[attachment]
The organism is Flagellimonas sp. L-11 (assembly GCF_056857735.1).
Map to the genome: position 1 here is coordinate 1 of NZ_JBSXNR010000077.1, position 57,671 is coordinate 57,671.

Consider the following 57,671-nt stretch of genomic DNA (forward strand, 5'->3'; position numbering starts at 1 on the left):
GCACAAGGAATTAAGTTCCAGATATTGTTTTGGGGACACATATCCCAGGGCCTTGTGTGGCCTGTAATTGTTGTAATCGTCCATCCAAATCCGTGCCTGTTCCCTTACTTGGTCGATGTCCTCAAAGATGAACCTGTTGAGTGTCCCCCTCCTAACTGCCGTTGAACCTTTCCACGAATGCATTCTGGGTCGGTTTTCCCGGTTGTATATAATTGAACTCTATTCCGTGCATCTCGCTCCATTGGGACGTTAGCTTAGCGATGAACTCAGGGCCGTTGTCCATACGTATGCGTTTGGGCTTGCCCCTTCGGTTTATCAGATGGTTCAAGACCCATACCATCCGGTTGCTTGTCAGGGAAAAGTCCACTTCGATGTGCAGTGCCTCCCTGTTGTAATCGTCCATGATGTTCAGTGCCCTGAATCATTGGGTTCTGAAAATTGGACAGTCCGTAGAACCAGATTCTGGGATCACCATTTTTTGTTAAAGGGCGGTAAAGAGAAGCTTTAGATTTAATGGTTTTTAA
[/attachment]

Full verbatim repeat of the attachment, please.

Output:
The organism is Flagellimonas sp. L-11 (assembly GCF_056857735.1).
Map to the genome: position 1 here is coordinate 1 of NZ_JBSXNR010000077.1, position 57,671 is coordinate 57,671.

Consider the following 57,671-nt stretch of genomic DNA (forward strand, 5'->3'; position numbering starts at 1 on the left):
GCACAAGGAATTAAGTTCCAGATATTGTTTTGGGGACACATATCCCAGGGCCTTGTGTGGCCTGTAATTGTTGTAATCGTCCATCCAAATCCGTGCCTGTTCCCTTACTTGGTCGATGTCCTCAAAGATGAACCTGTTGAGTGTCCCCCTCCTAACTGCCGTTGAACCTTTCCACGAATGCATTCTGGGTCGGTTTTCCCGGTTGTATATAATTGAACTCTATTCCGTGCATCTCGCTCCATTGGGACGTTAGCTTAGCGATGAACTCAGGGCCGTTGTCCATACGTATGCGTTTGGGCTTGCCCCTTCGGTTTATCAGATGGTTCAAGACCCATACCATCCGGTTGCTTGTCAGGGAAAAGTCCACTTCGATGTGCAGTGCCTCCCTGTTGTAATCGTCCATGATGTTCAGTGCCCTGAATCATTGGGTTCTGAAAATTGGACAGTCCGTAGAACCAGATTCTGGGATCACCATTTTTTGTTAAAGGGCGGTAAAGAGAAGCTTTAGATTTAATGGTTTTTAA